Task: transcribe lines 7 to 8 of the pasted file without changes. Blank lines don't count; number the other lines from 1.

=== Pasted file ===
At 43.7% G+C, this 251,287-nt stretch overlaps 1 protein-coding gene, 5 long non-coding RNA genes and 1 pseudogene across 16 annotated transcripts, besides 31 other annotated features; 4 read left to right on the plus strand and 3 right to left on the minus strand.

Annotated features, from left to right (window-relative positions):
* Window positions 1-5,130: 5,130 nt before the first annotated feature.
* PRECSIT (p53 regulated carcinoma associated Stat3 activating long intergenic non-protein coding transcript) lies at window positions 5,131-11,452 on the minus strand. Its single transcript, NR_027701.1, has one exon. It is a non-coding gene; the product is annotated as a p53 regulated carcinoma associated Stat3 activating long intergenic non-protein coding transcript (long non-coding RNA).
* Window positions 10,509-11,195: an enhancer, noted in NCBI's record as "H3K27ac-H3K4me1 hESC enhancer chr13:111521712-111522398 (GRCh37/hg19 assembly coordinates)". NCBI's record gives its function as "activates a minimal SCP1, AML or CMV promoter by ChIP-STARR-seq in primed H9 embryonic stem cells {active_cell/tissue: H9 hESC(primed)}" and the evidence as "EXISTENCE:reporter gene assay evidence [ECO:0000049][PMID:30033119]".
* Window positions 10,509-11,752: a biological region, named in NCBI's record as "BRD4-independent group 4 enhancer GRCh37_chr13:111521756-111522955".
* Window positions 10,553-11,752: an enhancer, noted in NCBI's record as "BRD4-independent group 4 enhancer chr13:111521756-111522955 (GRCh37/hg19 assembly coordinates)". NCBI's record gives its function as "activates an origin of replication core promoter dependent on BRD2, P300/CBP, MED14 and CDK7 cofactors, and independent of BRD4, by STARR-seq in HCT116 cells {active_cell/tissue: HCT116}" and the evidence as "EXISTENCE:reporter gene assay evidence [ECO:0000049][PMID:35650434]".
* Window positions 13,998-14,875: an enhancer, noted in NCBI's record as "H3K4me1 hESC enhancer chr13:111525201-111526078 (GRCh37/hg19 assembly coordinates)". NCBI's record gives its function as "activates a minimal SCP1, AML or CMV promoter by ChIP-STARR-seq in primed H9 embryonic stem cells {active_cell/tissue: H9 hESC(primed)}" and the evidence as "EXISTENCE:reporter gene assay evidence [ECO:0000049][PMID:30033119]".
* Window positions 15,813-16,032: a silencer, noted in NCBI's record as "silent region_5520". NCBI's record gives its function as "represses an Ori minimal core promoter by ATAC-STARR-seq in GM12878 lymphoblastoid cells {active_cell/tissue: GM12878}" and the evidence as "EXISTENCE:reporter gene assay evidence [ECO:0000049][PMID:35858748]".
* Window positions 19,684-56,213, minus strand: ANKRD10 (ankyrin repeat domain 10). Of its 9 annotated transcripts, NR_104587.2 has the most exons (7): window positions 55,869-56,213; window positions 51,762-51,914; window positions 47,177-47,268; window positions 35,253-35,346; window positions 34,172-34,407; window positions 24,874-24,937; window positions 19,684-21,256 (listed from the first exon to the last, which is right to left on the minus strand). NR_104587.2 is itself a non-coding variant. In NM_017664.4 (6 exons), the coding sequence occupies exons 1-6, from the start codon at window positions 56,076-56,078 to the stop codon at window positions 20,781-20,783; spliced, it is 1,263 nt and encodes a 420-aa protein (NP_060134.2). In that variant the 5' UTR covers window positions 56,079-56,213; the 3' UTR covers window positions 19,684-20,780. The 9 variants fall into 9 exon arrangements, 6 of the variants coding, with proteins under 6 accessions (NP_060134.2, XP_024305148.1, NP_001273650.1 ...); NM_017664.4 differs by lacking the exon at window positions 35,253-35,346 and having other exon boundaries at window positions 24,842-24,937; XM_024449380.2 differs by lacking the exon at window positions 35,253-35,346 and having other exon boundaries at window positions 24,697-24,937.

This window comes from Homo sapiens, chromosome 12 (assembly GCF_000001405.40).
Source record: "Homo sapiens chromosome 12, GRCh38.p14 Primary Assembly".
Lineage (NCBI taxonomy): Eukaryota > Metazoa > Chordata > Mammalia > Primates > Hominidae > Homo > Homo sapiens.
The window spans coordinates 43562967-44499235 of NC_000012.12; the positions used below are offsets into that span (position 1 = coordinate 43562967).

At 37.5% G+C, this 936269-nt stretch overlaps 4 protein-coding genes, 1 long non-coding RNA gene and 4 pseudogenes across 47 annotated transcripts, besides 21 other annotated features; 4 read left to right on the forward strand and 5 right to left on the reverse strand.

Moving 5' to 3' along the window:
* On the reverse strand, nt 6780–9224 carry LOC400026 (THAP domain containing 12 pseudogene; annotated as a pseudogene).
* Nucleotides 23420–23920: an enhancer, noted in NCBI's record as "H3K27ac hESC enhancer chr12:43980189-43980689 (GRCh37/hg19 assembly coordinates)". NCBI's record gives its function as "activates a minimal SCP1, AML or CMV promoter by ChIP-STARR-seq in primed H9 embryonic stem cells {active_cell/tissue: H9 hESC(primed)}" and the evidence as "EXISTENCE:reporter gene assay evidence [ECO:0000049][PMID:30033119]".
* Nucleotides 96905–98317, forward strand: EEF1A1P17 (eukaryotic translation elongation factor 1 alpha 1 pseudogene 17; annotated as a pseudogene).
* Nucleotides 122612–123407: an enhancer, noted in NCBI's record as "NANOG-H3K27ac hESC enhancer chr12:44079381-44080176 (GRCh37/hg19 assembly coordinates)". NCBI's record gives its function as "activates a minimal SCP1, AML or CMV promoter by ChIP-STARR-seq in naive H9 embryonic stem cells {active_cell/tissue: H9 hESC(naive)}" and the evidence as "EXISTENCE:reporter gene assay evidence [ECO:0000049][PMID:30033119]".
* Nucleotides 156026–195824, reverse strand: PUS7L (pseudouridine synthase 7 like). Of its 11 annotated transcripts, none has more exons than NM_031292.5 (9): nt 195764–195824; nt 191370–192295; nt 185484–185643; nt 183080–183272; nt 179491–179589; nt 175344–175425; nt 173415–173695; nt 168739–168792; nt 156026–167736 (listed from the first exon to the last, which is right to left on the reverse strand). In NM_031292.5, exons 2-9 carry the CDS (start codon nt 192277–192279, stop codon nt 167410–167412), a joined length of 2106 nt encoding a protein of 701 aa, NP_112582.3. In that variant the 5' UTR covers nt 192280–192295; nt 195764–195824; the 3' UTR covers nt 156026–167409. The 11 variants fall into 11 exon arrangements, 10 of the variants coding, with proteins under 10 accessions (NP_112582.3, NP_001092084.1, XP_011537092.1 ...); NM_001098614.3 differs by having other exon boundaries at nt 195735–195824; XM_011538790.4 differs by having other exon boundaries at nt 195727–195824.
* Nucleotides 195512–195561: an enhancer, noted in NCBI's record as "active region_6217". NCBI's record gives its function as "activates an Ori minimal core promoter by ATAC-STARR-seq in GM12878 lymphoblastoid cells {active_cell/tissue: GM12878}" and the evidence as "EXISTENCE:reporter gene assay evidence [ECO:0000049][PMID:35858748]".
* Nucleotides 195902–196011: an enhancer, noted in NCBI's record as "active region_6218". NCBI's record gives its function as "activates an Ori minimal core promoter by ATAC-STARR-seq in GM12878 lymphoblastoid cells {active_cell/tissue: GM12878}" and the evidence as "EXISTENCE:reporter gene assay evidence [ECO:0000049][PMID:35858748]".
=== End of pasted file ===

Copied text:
* Window positions 10,553-11,752: an enhancer, noted in NCBI's record as "BRD4-independent group 4 enhancer chr13:111521756-111522955 (GRCh37/hg19 assembly coordinates)". NCBI's record gives its function as "activates an origin of replication core promoter dependent on BRD2, P300/CBP, MED14 and CDK7 cofactors, and independent of BRD4, by STARR-seq in HCT116 cells {active_cell/tissue: HCT116}" and the evidence as "EXISTENCE:reporter gene assay evidence [ECO:0000049][PMID:35650434]".
* Window positions 13,998-14,875: an enhancer, noted in NCBI's record as "H3K4me1 hESC enhancer chr13:111525201-111526078 (GRCh37/hg19 assembly coordinates)". NCBI's record gives its function as "activates a minimal SCP1, AML or CMV promoter by ChIP-STARR-seq in primed H9 embryonic stem cells {active_cell/tissue: H9 hESC(primed)}" and the evidence as "EXISTENCE:reporter gene assay evidence [ECO:0000049][PMID:30033119]".